Before your case goes to trial, you have several options. You can opt to
plead guilty or no contest, have your attorney negotiate a plea bargain,
or choose to take your case to trial and let a jury decide. The advantages
of taking a plea bargain may depend on the circumstances of your case,
so it is important that you follow the advice of your attorney, who can
discuss with you the advantages.
It can give peace of mind to those who have been accused, knowing that
they could face fewer penalties and that prosecutors will no longer have
cause to take action against a defendant for that cause. Also, this reduces
the risk of taking a case to trial, where the outcome is at the mercy
of a jury.
Taking a plea bargain may be used for any of the following:
- To reduce the amount of charges faced
- To reduce the severity of the charges
- To reduce the length of the sentenced imposed
- Motion to end imprisonment due to time that has already been served
- To avoid the lengthy trial process
Remember that if your case goes to trial, prosecutors find every way to
convince jurors that a crime was committed beyond all reasonable doubt,
no matter how thin the evidence may seem. At the same time, jurors can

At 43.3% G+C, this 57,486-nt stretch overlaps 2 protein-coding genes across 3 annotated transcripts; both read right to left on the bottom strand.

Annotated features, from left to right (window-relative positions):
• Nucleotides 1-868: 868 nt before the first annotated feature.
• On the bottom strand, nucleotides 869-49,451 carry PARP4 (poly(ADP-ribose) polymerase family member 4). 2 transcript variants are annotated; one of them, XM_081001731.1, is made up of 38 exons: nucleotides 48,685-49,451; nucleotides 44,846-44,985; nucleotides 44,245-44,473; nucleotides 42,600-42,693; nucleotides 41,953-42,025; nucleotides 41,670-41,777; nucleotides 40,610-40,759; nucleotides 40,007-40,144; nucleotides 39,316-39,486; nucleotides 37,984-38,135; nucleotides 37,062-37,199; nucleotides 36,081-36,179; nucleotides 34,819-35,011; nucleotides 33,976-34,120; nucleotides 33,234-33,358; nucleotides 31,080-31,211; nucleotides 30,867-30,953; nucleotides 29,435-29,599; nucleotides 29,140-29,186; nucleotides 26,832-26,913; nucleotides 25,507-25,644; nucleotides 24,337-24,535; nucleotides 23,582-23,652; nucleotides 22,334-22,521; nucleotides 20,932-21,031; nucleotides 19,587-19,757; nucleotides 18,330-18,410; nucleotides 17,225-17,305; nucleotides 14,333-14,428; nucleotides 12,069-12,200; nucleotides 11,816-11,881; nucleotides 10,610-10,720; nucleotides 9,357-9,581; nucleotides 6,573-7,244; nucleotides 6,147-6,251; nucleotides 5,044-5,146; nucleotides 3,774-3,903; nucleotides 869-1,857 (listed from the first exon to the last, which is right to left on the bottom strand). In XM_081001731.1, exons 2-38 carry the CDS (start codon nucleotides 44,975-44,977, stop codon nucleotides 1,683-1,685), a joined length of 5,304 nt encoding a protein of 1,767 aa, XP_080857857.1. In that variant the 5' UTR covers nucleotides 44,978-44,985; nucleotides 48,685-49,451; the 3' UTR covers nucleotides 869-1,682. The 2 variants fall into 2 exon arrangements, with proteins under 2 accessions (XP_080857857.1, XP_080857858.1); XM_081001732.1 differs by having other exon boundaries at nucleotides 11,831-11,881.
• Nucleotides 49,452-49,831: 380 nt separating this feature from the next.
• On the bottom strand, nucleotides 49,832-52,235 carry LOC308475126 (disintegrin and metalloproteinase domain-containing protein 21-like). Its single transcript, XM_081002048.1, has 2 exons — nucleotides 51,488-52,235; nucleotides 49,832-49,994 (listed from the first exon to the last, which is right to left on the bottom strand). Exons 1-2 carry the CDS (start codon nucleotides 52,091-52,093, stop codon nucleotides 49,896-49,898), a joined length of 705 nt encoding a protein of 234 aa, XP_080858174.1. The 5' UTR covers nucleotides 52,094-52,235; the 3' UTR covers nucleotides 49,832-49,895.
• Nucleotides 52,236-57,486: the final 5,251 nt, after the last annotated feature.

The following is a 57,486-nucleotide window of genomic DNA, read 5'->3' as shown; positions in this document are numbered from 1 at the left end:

have the power to relieve someone, so much of the outcome will depend
on the strength of your attorney’s counterarguments and the tenacity
with which they defend you.
What happens during the plea bargain process?
In a vast majority of
criminal cases, courts will want to explore the plea bargain option so as to reduce the
amount of time spent in court and the added expense. This means that a
large percentage of cases do get resolved through plea bargain. Your criminal
defense lawyer and the prosecutor will discuss the case details in order
to work out the plea bargain; this discussion could take place within
a day or for as long as a few weeks.
The judge may choose not to accept the plea deal, but more likely than
not, prosecutors can find a way to persuade judges. Judges will also question
the accused individually intensively, just to make sure that he or she
is aware of the decision to take a plea bargain and that the defendant
can stand trial.
Why should I take a plea bargain?
Ultimately, you as the defendant, have the choice over whether or not you
will accept the terms of the plea bargain. You must weigh the pros and
cons of the bargain. Remember that when prosecutors offer these deals,
they may simply want to close the case as quickly as possible.
Also, some prosecutors will want to offer a standardized plea bargain that
is used across the board in different types of criminal cases, and may
not necessarily be helpful to you. You can talk to our attorneys at The
Hammer Law Firm, LLC to work out a plea bargain that is sensitive to your
particular situation. We have a familiarity with the laws and, as former
prosecutors, an intimate understanding of the local courts.
If you have been charged with a crime, then you need us on your case! Schedule a
free, private case consultation with our attorneys to see how we can help.